By Helen Gerhardt
At the corner of Shady Ave and Forbes, in Squirrel Hill, an older man rolls fast toward the bus stop, but still a full block away, his wheelchair pitching up and down a stretch of sidewalk that has been humped and cracked by a corridor of tall, old sycamore trees. The light is green, the driver pauses, looks down at his watch – he is already ten minutes behind schedule. Getting the wheelchair onto the bus will take about seven extra minutes, at the very best. What if someone is late to work and loses their job because he does not make the light? And it is already very likely that yet another passenger will chew him out for being late.
But the real-life flesh and blood and anxious face rolling towards the driver are harder to resist than the call to "efficiency" - or the other probable needs that his choice to wait will frustrate. The light turns red, the driver lowers the platform which will lift the wheelchair onto the bus, the man rolls on with an enormous smile, and thanks the driver as he lifts the seats which will make space for him up front.
As the man's wheelchair is finally parked and strapped in, I do not wonder out loud why the man chose not to call a specialized ACCESS paratransit vehicle to come right to his doorstep to pick him up – I've been told by several other men and women who would like to use the system. But I hear the desperate, whispered question to a friend from a woman behind me who is late to pick up her child from a day care. She doesn't say anything directly critical, but I feel like explaining loudly. “If that man in the wheelchair lives within two miles of a Port Authority bus stop, he must pay double the regular ACCESS fare. And that ACCESS vehicle might well be one of those owned by Veolia, a private, international company based in France that we pay for with our Pennsylvania taxes.”
Governor Tom Corbett has now lived down to my own very low expectations on that score – the transportation plan he released yesterday would only direct $40 million to public mass transit this year for the entire state. Even after the most stringent of efficiencies now practiced by the Port Authority of Allegheny County and enormous concessions by the Amalgamated Transit Union, that would mean the loss of yet more vital service.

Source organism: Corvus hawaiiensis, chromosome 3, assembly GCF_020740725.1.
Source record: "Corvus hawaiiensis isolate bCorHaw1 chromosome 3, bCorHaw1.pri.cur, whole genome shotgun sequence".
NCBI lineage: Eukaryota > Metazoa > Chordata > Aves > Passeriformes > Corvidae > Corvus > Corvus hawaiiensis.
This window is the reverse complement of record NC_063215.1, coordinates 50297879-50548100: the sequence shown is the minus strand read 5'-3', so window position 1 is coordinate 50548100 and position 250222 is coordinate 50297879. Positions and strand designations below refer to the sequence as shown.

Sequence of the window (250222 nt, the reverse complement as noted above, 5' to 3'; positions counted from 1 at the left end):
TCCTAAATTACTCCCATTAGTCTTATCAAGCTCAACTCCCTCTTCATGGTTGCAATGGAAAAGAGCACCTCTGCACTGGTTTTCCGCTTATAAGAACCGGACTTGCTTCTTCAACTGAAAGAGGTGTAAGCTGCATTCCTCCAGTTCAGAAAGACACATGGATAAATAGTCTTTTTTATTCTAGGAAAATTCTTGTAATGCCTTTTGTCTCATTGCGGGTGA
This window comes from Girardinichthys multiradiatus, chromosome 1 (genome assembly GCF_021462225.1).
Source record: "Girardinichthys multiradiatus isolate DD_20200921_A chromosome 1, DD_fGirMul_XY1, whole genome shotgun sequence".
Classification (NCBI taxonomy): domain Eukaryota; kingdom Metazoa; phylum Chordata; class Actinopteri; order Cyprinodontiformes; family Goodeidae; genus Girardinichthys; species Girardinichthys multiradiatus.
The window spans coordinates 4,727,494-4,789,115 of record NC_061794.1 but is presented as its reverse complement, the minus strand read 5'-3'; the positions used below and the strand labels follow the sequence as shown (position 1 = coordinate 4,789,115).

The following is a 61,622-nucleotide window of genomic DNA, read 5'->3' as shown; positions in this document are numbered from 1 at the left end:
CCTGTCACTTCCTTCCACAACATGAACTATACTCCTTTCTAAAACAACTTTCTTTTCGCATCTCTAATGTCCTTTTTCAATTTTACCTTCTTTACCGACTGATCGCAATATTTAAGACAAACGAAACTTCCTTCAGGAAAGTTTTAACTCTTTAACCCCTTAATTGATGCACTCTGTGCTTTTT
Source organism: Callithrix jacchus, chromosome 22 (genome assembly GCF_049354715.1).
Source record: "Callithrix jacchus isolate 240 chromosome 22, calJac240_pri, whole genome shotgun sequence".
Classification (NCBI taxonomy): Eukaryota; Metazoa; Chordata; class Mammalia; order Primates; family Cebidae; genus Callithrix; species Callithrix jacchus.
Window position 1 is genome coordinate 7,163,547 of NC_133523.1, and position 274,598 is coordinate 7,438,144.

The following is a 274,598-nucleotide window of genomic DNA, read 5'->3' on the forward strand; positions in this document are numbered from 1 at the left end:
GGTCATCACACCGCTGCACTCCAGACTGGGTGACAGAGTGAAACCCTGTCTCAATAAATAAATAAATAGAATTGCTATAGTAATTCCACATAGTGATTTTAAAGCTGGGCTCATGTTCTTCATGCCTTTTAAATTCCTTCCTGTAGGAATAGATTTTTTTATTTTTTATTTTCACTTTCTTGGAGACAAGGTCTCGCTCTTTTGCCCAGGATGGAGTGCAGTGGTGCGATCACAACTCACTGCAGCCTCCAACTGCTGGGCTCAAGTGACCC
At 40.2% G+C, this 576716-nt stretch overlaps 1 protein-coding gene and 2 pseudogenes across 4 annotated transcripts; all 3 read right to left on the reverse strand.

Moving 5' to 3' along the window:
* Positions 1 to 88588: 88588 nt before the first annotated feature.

Elimination of more routes in Allegheny County would strike into the most vulnerable neighborhoods of the city, and amputate many of the commuter routes to the ring suburbs, deeply damaging workers, transit dependent businesses and the basic health of our regional economy. The impact would not just be local though - the urban economies of Pittsburgh and Philadelphia provide the bulk of the tax base which funds the entire state budget, including repairs to rural roads and bridges across the state.
Many mass transit supporters are deeply concerned that Governor Tom Corbett will exploit the critical needs so well represented on this bus to divide the public against each other as he pushes for transportation privatization. Such a plan would enrich of many of his biggest campaign donors. Some fear that our state will enter into generations-long contracts with private companies, not only from our own state, but from across the globe, contracts with "absentee landlords" that will damage our lives, economies, communities, and even our democratic structures, all without any input from the people that would be most affected.
Over the next few days, I'll post more solid examples, data and analyses from across the country that demonstrate the often perilous outcomes of private-public partnerships for vital public infrastructure, regional economies and democratic institutions, contracts that are often crafted and signed beside closed doors. Reports coming out of Harrisburg seem to indicate that Corbett has indeed begun to confirm our worst fears and concerns. Our governor may well do his best to institute a system which exemplifies what many might consider the worst of both capitalist and socialist economic models.
Faced with the man jouncing down the cracked sidewalk to the bus stop, the profit margin as bottom line would have dictated one obvious choice for the man at the wheel - drive on.
Helen Gerhardt is Community Organizer for Pittsburghers for Public Transit: pittsburghforpublictransit.org.